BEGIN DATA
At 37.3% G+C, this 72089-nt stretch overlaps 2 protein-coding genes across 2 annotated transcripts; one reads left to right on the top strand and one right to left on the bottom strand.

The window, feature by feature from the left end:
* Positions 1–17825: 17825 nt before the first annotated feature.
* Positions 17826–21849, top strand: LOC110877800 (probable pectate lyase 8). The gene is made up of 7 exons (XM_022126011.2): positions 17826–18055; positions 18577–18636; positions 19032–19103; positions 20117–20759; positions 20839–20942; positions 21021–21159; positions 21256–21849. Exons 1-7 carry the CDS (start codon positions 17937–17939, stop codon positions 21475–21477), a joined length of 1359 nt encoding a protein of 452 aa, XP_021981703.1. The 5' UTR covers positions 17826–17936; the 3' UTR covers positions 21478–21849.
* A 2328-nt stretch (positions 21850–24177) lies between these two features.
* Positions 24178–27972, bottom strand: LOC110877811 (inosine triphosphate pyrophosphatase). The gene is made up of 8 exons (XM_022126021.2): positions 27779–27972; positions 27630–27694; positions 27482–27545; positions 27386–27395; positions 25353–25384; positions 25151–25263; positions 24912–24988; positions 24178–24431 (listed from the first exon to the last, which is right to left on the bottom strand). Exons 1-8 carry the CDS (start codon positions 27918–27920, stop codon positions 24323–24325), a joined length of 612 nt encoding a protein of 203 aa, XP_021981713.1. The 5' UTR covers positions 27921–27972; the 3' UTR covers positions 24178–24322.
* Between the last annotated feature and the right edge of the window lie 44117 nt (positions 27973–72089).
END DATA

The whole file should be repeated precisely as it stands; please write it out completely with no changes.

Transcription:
At 37.3% G+C, this 72089-nt stretch overlaps 2 protein-coding genes across 2 annotated transcripts; one reads left to right on the top strand and one right to left on the bottom strand.

The window, feature by feature from the left end:
* Positions 1–17825: 17825 nt before the first annotated feature.
* Positions 17826–21849, top strand: LOC110877800 (probable pectate lyase 8). The gene is made up of 7 exons (XM_022126011.2): positions 17826–18055; positions 18577–18636; positions 19032–19103; positions 20117–20759; positions 20839–20942; positions 21021–21159; positions 21256–21849. Exons 1-7 carry the CDS (start codon positions 17937–17939, stop codon positions 21475–21477), a joined length of 1359 nt encoding a protein of 452 aa, XP_021981703.1. The 5' UTR covers positions 17826–17936; the 3' UTR covers positions 21478–21849.
* A 2328-nt stretch (positions 21850–24177) lies between these two features.
* Positions 24178–27972, bottom strand: LOC110877811 (inosine triphosphate pyrophosphatase). The gene is made up of 8 exons (XM_022126021.2): positions 27779–27972; positions 27630–27694; positions 27482–27545; positions 27386–27395; positions 25353–25384; positions 25151–25263; positions 24912–24988; positions 24178–24431 (listed from the first exon to the last, which is right to left on the bottom strand). Exons 1-8 carry the CDS (start codon positions 27918–27920, stop codon positions 24323–24325), a joined length of 612 nt encoding a protein of 203 aa, XP_021981713.1. The 5' UTR covers positions 27921–27972; the 3' UTR covers positions 24178–24322.
* Between the last annotated feature and the right edge of the window lie 44117 nt (positions 27973–72089).